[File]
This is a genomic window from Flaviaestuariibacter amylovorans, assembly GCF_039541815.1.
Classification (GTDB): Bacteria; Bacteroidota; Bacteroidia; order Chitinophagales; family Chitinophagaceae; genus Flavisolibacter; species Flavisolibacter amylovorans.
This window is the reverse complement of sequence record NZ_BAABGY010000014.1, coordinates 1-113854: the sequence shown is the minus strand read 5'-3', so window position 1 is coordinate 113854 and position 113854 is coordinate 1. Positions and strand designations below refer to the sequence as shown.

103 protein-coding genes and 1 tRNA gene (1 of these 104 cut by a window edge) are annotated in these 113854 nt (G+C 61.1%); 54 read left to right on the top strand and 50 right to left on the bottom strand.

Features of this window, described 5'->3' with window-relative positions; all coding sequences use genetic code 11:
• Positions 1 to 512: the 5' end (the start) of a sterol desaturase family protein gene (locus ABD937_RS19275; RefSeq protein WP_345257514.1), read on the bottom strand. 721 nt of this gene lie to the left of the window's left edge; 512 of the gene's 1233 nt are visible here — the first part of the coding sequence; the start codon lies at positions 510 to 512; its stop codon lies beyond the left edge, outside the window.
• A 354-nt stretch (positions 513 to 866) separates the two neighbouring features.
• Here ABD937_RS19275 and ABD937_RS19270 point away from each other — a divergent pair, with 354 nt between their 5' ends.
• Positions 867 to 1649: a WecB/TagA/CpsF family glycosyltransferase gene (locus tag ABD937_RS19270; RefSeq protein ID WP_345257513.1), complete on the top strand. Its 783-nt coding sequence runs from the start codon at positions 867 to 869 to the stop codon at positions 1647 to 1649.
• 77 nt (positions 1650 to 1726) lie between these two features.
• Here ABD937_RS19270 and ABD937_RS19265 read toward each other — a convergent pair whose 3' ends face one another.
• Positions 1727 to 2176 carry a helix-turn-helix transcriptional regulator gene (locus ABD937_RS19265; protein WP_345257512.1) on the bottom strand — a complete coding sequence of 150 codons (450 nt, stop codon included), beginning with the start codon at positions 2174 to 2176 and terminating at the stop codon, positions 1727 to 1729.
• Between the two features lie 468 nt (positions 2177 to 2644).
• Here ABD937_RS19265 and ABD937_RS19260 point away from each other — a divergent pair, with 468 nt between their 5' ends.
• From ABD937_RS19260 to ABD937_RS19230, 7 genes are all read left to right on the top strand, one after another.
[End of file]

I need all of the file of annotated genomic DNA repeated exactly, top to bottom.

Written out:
This is a genomic window from Flaviaestuariibacter amylovorans, assembly GCF_039541815.1.
Classification (GTDB): Bacteria; Bacteroidota; Bacteroidia; order Chitinophagales; family Chitinophagaceae; genus Flavisolibacter; species Flavisolibacter amylovorans.
This window is the reverse complement of sequence record NZ_BAABGY010000014.1, coordinates 1-113854: the sequence shown is the minus strand read 5'-3', so window position 1 is coordinate 113854 and position 113854 is coordinate 1. Positions and strand designations below refer to the sequence as shown.

103 protein-coding genes and 1 tRNA gene (1 of these 104 cut by a window edge) are annotated in these 113854 nt (G+C 61.1%); 54 read left to right on the top strand and 50 right to left on the bottom strand.

Features of this window, described 5'->3' with window-relative positions; all coding sequences use genetic code 11:
• Positions 1 to 512: the 5' end (the start) of a sterol desaturase family protein gene (locus ABD937_RS19275; RefSeq protein WP_345257514.1), read on the bottom strand. 721 nt of this gene lie to the left of the window's left edge; 512 of the gene's 1233 nt are visible here — the first part of the coding sequence; the start codon lies at positions 510 to 512; its stop codon lies beyond the left edge, outside the window.
• A 354-nt stretch (positions 513 to 866) separates the two neighbouring features.
• Here ABD937_RS19275 and ABD937_RS19270 point away from each other — a divergent pair, with 354 nt between their 5' ends.
• Positions 867 to 1649: a WecB/TagA/CpsF family glycosyltransferase gene (locus tag ABD937_RS19270; RefSeq protein ID WP_345257513.1), complete on the top strand. Its 783-nt coding sequence runs from the start codon at positions 867 to 869 to the stop codon at positions 1647 to 1649.
• 77 nt (positions 1650 to 1726) lie between these two features.
• Here ABD937_RS19270 and ABD937_RS19265 read toward each other — a convergent pair whose 3' ends face one another.
• Positions 1727 to 2176 carry a helix-turn-helix transcriptional regulator gene (locus ABD937_RS19265; protein WP_345257512.1) on the bottom strand — a complete coding sequence of 150 codons (450 nt, stop codon included), beginning with the start codon at positions 2174 to 2176 and terminating at the stop codon, positions 1727 to 1729.
• Between the two features lie 468 nt (positions 2177 to 2644).
• Here ABD937_RS19265 and ABD937_RS19260 point away from each other — a divergent pair, with 468 nt between their 5' ends.
• From ABD937_RS19260 to ABD937_RS19230, 7 genes are all read left to right on the top strand, one after another.